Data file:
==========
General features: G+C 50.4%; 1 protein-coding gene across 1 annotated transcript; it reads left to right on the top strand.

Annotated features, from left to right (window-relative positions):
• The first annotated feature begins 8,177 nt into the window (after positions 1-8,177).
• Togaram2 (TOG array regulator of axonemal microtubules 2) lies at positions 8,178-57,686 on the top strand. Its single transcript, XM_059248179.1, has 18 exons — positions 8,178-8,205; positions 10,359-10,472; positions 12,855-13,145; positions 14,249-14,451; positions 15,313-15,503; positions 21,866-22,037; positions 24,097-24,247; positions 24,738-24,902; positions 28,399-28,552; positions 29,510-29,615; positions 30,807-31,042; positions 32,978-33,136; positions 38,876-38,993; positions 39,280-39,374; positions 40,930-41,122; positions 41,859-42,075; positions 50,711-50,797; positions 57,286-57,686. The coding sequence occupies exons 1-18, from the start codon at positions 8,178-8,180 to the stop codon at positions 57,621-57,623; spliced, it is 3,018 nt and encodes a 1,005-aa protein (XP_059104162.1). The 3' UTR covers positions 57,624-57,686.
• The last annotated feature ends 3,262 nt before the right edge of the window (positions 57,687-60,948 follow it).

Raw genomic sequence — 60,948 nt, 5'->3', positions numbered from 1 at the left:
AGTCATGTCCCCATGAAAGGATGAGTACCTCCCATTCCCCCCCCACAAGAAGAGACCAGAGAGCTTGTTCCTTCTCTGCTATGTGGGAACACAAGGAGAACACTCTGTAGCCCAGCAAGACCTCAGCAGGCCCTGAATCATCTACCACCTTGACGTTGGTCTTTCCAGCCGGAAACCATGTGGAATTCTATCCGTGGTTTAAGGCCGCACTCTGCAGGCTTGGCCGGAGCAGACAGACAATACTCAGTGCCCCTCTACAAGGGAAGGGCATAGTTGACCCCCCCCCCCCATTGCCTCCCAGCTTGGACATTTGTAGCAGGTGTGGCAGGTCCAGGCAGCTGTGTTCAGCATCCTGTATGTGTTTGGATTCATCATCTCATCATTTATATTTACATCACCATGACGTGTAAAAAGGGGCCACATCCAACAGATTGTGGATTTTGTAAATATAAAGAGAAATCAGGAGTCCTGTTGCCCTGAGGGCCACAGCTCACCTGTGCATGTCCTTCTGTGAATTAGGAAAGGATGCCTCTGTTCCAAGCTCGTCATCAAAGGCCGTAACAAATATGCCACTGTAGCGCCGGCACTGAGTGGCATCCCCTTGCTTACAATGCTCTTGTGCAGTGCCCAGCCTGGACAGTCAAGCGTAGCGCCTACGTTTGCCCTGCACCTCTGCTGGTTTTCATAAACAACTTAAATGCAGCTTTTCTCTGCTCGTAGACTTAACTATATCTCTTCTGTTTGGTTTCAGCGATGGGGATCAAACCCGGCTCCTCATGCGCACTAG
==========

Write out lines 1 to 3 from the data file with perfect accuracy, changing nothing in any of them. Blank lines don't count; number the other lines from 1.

General features: G+C 50.4%; 1 protein-coding gene across 1 annotated transcript; it reads left to right on the top strand.

Annotated features, from left to right (window-relative positions):
• The first annotated feature begins 8,177 nt into the window (after positions 1-8,177).